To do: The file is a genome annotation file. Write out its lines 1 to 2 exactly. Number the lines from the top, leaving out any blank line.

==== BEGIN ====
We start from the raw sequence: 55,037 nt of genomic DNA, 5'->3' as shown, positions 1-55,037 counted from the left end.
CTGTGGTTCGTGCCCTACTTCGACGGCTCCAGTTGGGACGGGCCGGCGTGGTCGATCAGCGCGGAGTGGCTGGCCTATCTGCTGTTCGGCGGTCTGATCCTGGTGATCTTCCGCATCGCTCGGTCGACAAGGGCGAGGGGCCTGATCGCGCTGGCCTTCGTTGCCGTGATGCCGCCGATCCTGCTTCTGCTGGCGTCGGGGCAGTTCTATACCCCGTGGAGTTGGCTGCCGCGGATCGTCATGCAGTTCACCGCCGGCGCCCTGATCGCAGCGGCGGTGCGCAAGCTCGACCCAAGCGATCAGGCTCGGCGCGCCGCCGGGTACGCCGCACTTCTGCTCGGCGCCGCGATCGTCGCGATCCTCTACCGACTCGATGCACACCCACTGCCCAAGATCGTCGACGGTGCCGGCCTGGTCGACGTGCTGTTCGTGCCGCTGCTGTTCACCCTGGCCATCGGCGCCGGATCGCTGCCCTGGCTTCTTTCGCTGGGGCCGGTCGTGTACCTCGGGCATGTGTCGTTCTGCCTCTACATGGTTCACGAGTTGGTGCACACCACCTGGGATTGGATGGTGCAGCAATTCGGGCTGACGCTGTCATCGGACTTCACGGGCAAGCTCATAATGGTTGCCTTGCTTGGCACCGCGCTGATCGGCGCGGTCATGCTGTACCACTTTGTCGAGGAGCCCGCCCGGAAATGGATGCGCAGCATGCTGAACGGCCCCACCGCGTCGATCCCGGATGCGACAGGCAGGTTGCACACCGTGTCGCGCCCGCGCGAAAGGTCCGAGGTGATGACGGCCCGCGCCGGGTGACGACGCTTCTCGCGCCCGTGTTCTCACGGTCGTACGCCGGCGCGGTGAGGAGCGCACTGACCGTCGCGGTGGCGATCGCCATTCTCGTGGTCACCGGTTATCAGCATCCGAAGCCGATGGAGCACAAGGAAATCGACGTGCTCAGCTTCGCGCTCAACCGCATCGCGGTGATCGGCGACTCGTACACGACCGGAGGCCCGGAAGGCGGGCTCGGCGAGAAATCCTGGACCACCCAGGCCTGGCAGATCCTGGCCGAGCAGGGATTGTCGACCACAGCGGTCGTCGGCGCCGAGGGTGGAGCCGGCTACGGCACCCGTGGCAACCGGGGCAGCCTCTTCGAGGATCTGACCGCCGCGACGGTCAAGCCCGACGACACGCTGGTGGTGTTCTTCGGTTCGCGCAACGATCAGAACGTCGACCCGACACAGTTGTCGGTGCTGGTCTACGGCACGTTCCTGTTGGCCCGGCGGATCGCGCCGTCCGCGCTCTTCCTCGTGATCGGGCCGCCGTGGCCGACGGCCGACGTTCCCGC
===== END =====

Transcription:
We start from the raw sequence: 55,037 nt of genomic DNA, 5'->3' as shown, positions 1-55,037 counted from the left end.
CTGTGGTTCGTGCCCTACTTCGACGGCTCCAGTTGGGACGGGCCGGCGTGGTCGATCAGCGCGGAGTGGCTGGCCTATCTGCTGTTCGGCGGTCTGATCCTGGTGATCTTCCGCATCGCTCGGTCGACAAGGGCGAGGGGCCTGATCGCGCTGGCCTTCGTTGCCGTGATGCCGCCGATCCTGCTTCTGCTGGCGTCGGGGCAGTTCTATACCCCGTGGAGTTGGCTGCCGCGGATCGTCATGCAGTTCACCGCCGGCGCCCTGATCGCAGCGGCGGTGCGCAAGCTCGACCCAAGCGATCAGGCTCGGCGCGCCGCCGGGTACGCCGCACTTCTGCTCGGCGCCGCGATCGTCGCGATCCTCTACCGACTCGATGCACACCCACTGCCCAAGATCGTCGACGGTGCCGGCCTGGTCGACGTGCTGTTCGTGCCGCTGCTGTTCACCCTGGCCATCGGCGCCGGATCGCTGCCCTGGCTTCTTTCGCTGGGGCCGGTCGTGTACCTCGGGCATGTGTCGTTCTGCCTCTACATGGTTCACGAGTTGGTGCACACCACCTGGGATTGGATGGTGCAGCAATTCGGGCTGACGCTGTCATCGGACTTCACGGGCAAGCTCATAATGGTTGCCTTGCTTGGCACCGCGCTGATCGGCGCGGTCATGCTGTACCACTTTGTCGAGGAGCCCGCCCGGAAATGGATGCGCAGCATGCTGAACGGCCCCACCGCGTCGATCCCGGATGCGACAGGCAGGTTGCACACCGTGTCGCGCCCGCGCGAAAGGTCCGAGGTGATGACGGCCCGCGCCGGGTGACGACGCTTCTCGCGCCCGTGTTCTCACGGTCGTACGCCGGCGCGGTGAGGAGCGCACTGACCGTCGCGGTGGCGATCGCCATTCTCGTGGTCACCGGTTATCAGCATCCGAAGCCGATGGAGCACAAGGAAATCGACGTGCTCAGCTTCGCGCTCAACCGCATCGCGGTGATCGGCGACTCGTACACGACCGGAGGCCCGGAAGGCGGGCTCGGCGAGAAATCCTGGACCACCCAGGCCTGGCAGATCCTGGCCGAGCAGGGATTGTCGACCACAGCGGTCGTCGGCGCCGAGGGTGGAGCCGGCTACGGCACCCGTGGCAACCGGGGCAGCCTCTTCGAGGATCTGACCGCCGCGACGGTCAAGCCCGACGACACGCTGGTGGTGTTCTTCGGTTCGCGCAACGATCAGAACGTCGACCCGACACAGTTGTCGGTGCTGGTCTACGGCACGTTCCTGTTGGCCCGGCGGATCGCGCCGTCCGCGCTCTTCCTCGTGATCGGGCCGCCGTGGCCGACGGCCGACGTTCCCGC